FIGS. 8 a-8 c illustrate configurations for thermally coupling a thermal sensor 115 or 117 (such as a thermistor) to a hub 809 (which may include, for example, a surface of the chamber 103 or dispensing chamber housing 425), according to various embodiments. As seen in FIG. 8 b, a thermal sensor 115 (or thermal sensor 117) may be mounted onto a flap 815 on the same side as the object to whose temperature is being measured. The flap 815 may be held on one side/corner of the temperature control layer 107 and may give way (e.g., break away or tear) when the temperature control layer 107 is adhered to the hub's surface. In some embodiments, the thermal sensor 115/117 may be part of a thermal feedback layer 109 that includes sensory traces (e.g., copper, inconel, etc.) in an insulation material. For example, the one or more thermal sensors 115/117 may be traces insulated by Kapton™ (other insulation materials are also contemplated). In some embodiments, the thermal sensors 115/117 may be individual elements that are not in a layer configuration. Placing the thermal sensor 115/117 on the flap 815 and filling a gap between the thermal sensor 115/117 and the flap 815 with thermal glue 811 (a.k.a., thermal adhesive/thermal paste) and/or thermal grease may decrease an amount of surface area exposed to the colder ambient air within the ophthalmic injection device 100. The placement of the thermal sensor 115/117 and thermal glue 811 may also eliminate the insulating layer between the thermal sensor 115/117 and the chamber 103 to allow the thermal sensor 115/117 to provide a better approximation of the chamber temperature. In some embodiments, the thermal sensor 115/117 may be bonded directly to the hot hub 809. While a separate adhesive 807 is shown in FIG. 8 b between the thermal sensor 115/117 and the hub 809, adhesive 807 may not be a separate element from thermal glue 811 (e.g., thermal glue 911 and/or thermal sensor 115/117 may extend to the hub 809). In some embodiments, adhesive 807 may be a separate/additional adhesive. In some embodiments, the adhesive 807 may be an insulating adhesive or may be a thermal adhesive. As seen in FIG. 8 a, the thermal sensor 115/117 may be fitted into a recess 813 (e.g., a notched recess) in hub 809. As seen in FIG. 8 c, the thermal sensor 115/117 may be placed between the insulation of the temperature control layer 107 and the hub 809. Placing the thermal sensor 115/117 in the recess 813 as seen in FIG. 8 a may prevent the temperature control layer 107 from lifting and creating hot air pocket 805 (which may lead to a less accurate temperature reading by the thermal sensor). The temperature control layer 107 of FIG. 8 a may need alignment between the thermal sensor 115/117 and the recess 813 during manufacturing to insure the thermal sensor 115/117 fits within the recess 813.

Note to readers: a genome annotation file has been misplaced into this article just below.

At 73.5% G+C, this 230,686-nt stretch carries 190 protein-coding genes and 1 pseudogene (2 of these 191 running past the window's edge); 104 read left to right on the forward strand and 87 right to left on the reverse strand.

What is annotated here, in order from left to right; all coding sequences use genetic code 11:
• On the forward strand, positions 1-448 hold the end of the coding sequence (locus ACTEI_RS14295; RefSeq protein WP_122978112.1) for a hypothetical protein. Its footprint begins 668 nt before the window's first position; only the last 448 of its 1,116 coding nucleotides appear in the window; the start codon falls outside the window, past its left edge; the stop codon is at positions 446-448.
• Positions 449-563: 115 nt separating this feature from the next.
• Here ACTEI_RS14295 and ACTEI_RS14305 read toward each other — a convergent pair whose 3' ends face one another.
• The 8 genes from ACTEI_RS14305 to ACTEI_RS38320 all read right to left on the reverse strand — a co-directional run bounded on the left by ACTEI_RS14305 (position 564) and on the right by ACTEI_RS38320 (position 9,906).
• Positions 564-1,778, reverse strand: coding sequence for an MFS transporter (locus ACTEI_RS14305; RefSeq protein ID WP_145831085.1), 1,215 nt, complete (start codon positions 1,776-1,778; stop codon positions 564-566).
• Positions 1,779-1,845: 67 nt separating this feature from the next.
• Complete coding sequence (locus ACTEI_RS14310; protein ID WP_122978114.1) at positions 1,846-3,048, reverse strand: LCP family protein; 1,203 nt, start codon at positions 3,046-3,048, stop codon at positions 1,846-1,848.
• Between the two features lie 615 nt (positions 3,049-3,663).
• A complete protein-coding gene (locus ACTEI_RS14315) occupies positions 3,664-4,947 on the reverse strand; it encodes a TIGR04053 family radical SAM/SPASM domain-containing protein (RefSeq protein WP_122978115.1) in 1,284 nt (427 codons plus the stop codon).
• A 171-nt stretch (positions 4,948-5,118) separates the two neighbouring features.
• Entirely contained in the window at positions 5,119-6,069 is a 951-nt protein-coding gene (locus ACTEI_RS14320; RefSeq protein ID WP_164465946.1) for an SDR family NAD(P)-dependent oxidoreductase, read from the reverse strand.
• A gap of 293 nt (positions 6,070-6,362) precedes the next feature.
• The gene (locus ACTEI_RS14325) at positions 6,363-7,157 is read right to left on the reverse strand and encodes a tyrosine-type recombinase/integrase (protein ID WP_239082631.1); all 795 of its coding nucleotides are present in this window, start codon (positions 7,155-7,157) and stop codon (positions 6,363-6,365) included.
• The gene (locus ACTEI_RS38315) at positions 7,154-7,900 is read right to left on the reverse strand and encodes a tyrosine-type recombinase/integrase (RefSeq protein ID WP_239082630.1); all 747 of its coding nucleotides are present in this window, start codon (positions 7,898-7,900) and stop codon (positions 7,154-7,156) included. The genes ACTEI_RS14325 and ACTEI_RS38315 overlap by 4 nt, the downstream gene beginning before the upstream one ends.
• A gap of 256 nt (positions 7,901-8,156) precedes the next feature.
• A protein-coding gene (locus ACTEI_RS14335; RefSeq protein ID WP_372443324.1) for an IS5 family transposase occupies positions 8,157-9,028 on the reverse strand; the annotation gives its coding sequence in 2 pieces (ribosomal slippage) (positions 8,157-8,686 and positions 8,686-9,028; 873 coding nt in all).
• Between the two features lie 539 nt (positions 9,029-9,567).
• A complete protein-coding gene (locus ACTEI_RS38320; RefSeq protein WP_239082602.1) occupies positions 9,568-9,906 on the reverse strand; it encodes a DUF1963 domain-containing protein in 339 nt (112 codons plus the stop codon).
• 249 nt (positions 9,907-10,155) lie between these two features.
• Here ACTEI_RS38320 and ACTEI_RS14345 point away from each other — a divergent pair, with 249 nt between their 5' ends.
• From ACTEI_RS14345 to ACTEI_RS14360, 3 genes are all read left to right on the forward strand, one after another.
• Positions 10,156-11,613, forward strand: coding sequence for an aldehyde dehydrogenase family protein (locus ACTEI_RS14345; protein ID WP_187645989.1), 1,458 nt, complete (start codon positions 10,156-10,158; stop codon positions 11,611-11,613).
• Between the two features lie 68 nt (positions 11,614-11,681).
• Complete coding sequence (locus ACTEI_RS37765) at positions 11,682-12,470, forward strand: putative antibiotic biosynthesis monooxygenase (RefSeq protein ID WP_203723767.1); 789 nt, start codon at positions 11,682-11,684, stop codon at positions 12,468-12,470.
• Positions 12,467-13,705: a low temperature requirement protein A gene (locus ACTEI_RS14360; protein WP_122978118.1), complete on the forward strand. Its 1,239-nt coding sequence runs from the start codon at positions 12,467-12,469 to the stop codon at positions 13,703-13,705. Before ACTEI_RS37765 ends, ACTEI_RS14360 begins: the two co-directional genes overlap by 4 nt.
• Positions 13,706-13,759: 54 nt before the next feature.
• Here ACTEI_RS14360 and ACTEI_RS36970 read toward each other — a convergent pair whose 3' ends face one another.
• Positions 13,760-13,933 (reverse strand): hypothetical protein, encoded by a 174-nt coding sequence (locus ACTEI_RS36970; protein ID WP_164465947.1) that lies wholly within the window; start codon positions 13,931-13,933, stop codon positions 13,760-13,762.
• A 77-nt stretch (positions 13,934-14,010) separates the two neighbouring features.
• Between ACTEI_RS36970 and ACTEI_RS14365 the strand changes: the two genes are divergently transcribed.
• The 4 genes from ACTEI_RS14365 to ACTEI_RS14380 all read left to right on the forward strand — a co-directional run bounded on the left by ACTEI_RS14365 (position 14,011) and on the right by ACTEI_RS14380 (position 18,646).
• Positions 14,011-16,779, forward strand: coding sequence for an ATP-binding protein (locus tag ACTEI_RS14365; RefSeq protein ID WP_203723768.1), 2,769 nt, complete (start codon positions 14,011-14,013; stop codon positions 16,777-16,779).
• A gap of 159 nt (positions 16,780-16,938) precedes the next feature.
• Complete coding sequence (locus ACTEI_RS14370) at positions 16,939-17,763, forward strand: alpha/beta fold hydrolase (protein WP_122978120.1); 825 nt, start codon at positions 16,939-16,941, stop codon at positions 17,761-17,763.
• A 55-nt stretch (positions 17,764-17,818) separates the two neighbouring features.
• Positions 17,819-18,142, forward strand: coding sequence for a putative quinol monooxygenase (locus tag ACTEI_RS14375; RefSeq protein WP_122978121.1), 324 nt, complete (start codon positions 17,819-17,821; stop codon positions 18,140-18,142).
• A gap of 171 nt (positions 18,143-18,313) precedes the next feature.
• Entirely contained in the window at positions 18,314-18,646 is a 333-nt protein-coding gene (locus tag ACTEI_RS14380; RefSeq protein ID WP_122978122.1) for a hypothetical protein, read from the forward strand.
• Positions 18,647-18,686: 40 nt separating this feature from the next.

FIGS. 9 a-9 c illustrate an embodiment of a thermal feedback layer 109 and a temperature control layer 107 for a tip segment 105. In some embodiments, the thermal feedback layer 109 may include a closed loop thermal feedback circuit with temperature sensor circuitry 905 (which may include sensor traces for the thermal sensor 115 or 117). An embodiment of a form factor (i.e., the geometry/shape of the layer) for the thermal feedback layer 109 is shown in FIG. 9 a. In some embodiments, the temperature control layer 107 may include a resistive element 121 (e.g., with multiple resistive traces that convert electrical current to heat through resistance). An embodiment of a form factor for the temperature control layer 107 is shown in FIG. 9 b. In various embodiments, the temperature sensor circuitry 905 and resistive element 121 on the tip segment 105 may interface with the circuitry on the dispensing assembly through contact/connectors 903 a-f (which may correlate to contacts 701 a as seen in FIG. 7 a).

In some embodiments, the sensor traces for a thermal sensor in the thermal feedback layer 109 (e.g., thermal sensor 115/117) may be made of copper, silver or gold. These materials may have low resistance and may be highly adherent to improve bondability of the thermal feedback layer 109 in an assembly (which may include the temperature control layer 107 and chamber 103). These materials may also reduce parasitic resistance caused by the sensor traces being smaller in width than the resistive traces on the temperature control layer 107. The reduced parasitic resistance may also reduce temperature offsets that may affect temperature information determined using the sensor traces on the thermal feedback layer 109. Other materials are also contemplated (e.g., inconel). In some embodiments, the thermal feedback layer 109 may include copper traces in a layer of Kapton™ and the temperature control layer 107 may include inconel traces in a layer of Kapton™. If the sensor traces are made of copper, silver, or gold instead of inconel, the thermal feedback layer 109 may have an improved bondability that may require less adhesive to bond the thermal feedback layer 109 to the temperature control layer 107 than if both the thermal feedback layer 109 and temperature control layer 107 included inconel traces.